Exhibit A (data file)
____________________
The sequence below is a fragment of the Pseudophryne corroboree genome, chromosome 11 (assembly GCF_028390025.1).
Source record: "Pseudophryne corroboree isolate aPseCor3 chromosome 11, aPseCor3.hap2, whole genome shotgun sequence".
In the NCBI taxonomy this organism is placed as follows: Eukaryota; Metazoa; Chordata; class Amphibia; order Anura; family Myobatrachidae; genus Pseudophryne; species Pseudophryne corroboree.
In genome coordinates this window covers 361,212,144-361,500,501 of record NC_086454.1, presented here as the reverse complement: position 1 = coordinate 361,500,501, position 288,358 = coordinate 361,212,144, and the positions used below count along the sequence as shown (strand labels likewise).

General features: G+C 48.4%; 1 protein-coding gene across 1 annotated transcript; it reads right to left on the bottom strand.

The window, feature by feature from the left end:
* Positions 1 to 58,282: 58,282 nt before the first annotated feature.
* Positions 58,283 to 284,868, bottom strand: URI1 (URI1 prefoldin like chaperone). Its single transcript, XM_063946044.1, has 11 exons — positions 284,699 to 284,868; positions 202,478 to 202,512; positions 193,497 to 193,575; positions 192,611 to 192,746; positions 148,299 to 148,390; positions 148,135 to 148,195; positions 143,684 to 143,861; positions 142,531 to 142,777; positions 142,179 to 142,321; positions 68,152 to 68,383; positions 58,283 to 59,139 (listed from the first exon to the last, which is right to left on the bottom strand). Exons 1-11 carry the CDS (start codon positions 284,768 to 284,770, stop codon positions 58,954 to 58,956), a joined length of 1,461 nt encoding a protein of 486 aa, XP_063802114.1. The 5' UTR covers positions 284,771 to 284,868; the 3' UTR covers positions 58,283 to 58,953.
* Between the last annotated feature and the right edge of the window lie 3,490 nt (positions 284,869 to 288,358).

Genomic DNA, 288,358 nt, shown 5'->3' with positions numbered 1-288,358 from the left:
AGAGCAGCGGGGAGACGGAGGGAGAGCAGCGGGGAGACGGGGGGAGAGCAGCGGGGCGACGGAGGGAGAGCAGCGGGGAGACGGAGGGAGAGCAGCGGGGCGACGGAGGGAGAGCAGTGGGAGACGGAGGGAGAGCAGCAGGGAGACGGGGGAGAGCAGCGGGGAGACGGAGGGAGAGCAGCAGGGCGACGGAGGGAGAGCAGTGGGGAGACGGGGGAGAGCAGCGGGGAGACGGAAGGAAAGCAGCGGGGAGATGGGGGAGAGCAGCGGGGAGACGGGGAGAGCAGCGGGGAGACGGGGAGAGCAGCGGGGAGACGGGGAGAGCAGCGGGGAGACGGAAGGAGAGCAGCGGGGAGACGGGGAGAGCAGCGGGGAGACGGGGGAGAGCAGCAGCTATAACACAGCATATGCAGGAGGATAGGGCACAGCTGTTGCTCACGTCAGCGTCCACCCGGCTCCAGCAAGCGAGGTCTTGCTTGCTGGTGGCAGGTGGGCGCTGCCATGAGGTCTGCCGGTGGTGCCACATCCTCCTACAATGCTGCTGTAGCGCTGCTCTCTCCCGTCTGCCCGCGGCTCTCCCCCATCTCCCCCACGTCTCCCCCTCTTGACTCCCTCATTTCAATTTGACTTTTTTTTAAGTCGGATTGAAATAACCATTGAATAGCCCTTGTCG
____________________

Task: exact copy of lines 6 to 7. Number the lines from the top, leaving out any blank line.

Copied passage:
The window, feature by feature from the left end:
* Positions 1 to 58,282: 58,282 nt before the first annotated feature.